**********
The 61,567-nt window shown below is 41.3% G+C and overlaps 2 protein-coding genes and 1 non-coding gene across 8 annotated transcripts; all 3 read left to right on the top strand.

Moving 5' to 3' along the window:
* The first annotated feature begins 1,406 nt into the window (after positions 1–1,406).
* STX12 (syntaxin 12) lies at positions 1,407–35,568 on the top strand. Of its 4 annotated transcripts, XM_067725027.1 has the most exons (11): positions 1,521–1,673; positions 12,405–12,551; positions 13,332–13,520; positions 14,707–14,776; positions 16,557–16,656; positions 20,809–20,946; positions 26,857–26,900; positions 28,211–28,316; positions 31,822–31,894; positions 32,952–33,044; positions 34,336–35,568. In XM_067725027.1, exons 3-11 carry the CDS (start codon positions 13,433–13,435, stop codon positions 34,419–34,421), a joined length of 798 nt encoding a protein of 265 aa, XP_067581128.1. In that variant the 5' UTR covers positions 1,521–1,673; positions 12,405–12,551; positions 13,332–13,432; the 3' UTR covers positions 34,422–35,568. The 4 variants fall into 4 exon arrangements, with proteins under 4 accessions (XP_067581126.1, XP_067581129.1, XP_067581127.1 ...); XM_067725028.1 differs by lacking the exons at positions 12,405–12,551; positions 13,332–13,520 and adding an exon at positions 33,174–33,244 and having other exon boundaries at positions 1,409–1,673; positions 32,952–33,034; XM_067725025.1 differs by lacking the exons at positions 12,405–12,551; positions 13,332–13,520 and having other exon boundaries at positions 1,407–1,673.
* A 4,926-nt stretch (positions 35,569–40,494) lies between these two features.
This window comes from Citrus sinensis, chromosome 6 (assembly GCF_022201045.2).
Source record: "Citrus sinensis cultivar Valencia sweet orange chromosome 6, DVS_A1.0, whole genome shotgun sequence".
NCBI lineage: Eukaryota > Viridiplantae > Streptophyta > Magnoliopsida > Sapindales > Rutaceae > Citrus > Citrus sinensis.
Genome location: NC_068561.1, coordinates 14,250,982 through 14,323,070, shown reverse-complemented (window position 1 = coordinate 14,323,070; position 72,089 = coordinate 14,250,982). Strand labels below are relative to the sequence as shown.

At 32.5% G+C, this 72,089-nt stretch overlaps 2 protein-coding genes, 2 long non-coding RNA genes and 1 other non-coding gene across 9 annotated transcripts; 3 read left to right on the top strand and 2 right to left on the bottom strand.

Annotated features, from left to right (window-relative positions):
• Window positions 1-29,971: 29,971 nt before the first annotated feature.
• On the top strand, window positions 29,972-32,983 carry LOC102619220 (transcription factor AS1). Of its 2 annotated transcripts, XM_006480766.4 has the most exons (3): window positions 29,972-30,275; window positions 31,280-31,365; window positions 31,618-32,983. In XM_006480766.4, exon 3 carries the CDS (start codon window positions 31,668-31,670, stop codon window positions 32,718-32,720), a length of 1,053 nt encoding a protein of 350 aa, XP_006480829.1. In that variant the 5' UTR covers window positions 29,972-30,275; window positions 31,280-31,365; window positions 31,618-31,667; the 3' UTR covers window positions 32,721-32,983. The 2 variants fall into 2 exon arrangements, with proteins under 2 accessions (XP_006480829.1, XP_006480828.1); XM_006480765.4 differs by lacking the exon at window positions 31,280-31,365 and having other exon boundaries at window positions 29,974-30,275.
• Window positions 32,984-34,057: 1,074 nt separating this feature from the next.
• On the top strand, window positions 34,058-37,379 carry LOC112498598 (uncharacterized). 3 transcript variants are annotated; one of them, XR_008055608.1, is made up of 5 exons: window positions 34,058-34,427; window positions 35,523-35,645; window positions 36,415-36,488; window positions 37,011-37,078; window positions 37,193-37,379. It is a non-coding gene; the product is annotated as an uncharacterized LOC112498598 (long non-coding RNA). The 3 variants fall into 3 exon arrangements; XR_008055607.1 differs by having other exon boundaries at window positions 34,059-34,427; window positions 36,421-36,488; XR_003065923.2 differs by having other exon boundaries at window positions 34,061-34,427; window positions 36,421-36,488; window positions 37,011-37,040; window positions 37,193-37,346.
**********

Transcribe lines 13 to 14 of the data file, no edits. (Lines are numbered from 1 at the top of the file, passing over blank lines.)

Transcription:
• On the top strand, window positions 29,972-32,983 carry LOC102619220 (transcription factor AS1). Of its 2 annotated transcripts, XM_006480766.4 has the most exons (3): window positions 29,972-30,275; window positions 31,280-31,365; window positions 31,618-32,983. In XM_006480766.4, exon 3 carries the CDS (start codon window positions 31,668-31,670, stop codon window positions 32,718-32,720), a length of 1,053 nt encoding a protein of 350 aa, XP_006480829.1. In that variant the 5' UTR covers window positions 29,972-30,275; window positions 31,280-31,365; window positions 31,618-31,667; the 3' UTR covers window positions 32,721-32,983. The 2 variants fall into 2 exon arrangements, with proteins under 2 accessions (XP_006480829.1, XP_006480828.1); XM_006480765.4 differs by lacking the exon at window positions 31,280-31,365 and having other exon boundaries at window positions 29,974-30,275.
• Window positions 32,984-34,057: 1,074 nt separating this feature from the next.